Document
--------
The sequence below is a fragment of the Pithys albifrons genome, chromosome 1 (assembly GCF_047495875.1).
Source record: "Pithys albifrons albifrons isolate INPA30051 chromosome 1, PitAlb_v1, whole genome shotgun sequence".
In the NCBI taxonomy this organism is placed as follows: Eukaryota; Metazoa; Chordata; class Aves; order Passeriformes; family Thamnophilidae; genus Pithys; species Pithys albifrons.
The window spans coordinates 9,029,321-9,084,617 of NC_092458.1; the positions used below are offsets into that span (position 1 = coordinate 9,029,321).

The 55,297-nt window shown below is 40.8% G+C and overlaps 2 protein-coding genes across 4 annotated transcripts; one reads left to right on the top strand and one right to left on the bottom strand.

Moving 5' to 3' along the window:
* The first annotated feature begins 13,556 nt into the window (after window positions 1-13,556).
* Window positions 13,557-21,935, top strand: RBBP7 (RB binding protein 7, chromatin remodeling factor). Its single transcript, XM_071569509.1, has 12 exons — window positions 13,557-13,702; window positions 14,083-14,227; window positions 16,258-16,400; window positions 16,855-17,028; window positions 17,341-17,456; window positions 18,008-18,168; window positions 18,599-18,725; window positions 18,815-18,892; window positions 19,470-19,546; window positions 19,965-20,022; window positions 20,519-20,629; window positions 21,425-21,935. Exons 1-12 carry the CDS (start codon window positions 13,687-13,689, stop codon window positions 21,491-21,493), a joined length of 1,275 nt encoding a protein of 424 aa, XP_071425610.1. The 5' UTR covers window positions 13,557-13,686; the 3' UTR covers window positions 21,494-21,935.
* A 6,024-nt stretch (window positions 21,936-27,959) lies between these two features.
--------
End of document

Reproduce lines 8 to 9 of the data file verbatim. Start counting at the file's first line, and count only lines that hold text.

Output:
* Window positions 13,557-21,935, top strand: RBBP7 (RB binding protein 7, chromatin remodeling factor). Its single transcript, XM_071569509.1, has 12 exons — window positions 13,557-13,702; window positions 14,083-14,227; window positions 16,258-16,400; window positions 16,855-17,028; window positions 17,341-17,456; window positions 18,008-18,168; window positions 18,599-18,725; window positions 18,815-18,892; window positions 19,470-19,546; window positions 19,965-20,022; window positions 20,519-20,629; window positions 21,425-21,935. Exons 1-12 carry the CDS (start codon window positions 13,687-13,689, stop codon window positions 21,491-21,493), a joined length of 1,275 nt encoding a protein of 424 aa, XP_071425610.1. The 5' UTR covers window positions 13,557-13,686; the 3' UTR covers window positions 21,494-21,935.
* A 6,024-nt stretch (window positions 21,936-27,959) lies between these two features.